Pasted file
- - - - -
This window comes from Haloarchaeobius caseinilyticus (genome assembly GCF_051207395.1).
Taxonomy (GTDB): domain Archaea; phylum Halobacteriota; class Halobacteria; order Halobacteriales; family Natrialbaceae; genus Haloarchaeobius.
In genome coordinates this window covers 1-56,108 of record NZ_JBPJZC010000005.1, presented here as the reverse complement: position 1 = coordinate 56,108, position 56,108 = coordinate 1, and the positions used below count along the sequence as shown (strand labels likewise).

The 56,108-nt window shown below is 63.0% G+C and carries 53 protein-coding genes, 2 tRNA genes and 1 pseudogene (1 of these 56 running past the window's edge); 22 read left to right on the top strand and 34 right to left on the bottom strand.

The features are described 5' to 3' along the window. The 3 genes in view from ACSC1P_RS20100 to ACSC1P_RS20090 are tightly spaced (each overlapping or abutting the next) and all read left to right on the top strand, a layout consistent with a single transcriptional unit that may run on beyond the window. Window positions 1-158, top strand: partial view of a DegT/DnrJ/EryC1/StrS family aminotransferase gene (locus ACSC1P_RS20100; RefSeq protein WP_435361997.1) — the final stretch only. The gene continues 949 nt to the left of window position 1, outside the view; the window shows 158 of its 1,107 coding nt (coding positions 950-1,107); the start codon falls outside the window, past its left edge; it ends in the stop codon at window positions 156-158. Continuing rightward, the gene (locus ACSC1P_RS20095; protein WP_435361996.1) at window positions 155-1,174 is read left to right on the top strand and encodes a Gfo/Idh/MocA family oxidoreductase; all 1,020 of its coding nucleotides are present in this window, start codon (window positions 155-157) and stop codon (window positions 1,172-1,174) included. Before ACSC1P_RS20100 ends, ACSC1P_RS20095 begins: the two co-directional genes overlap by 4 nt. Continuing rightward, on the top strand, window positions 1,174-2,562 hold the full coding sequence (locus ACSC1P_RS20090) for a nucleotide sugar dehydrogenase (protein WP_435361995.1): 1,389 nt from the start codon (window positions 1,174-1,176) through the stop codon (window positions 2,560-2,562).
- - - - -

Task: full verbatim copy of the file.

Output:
This window comes from Haloarchaeobius caseinilyticus (genome assembly GCF_051207395.1).
Taxonomy (GTDB): domain Archaea; phylum Halobacteriota; class Halobacteria; order Halobacteriales; family Natrialbaceae; genus Haloarchaeobius.
In genome coordinates this window covers 1-56,108 of record NZ_JBPJZC010000005.1, presented here as the reverse complement: position 1 = coordinate 56,108, position 56,108 = coordinate 1, and the positions used below count along the sequence as shown (strand labels likewise).

The 56,108-nt window shown below is 63.0% G+C and carries 53 protein-coding genes, 2 tRNA genes and 1 pseudogene (1 of these 56 running past the window's edge); 22 read left to right on the top strand and 34 right to left on the bottom strand.

The features are described 5' to 3' along the window. The 3 genes in view from ACSC1P_RS20100 to ACSC1P_RS20090 are tightly spaced (each overlapping or abutting the next) and all read left to right on the top strand, a layout consistent with a single transcriptional unit that may run on beyond the window. Window positions 1-158, top strand: partial view of a DegT/DnrJ/EryC1/StrS family aminotransferase gene (locus ACSC1P_RS20100; RefSeq protein WP_435361997.1) — the final stretch only. The gene continues 949 nt to the left of window position 1, outside the view; the window shows 158 of its 1,107 coding nt (coding positions 950-1,107); the start codon falls outside the window, past its left edge; it ends in the stop codon at window positions 156-158. Continuing rightward, the gene (locus ACSC1P_RS20095; protein WP_435361996.1) at window positions 155-1,174 is read left to right on the top strand and encodes a Gfo/Idh/MocA family oxidoreductase; all 1,020 of its coding nucleotides are present in this window, start codon (window positions 155-157) and stop codon (window positions 1,172-1,174) included. Before ACSC1P_RS20100 ends, ACSC1P_RS20095 begins: the two co-directional genes overlap by 4 nt. Continuing rightward, on the top strand, window positions 1,174-2,562 hold the full coding sequence (locus ACSC1P_RS20090) for a nucleotide sugar dehydrogenase (protein WP_435361995.1): 1,389 nt from the start codon (window positions 1,174-1,176) through the stop codon (window positions 2,560-2,562).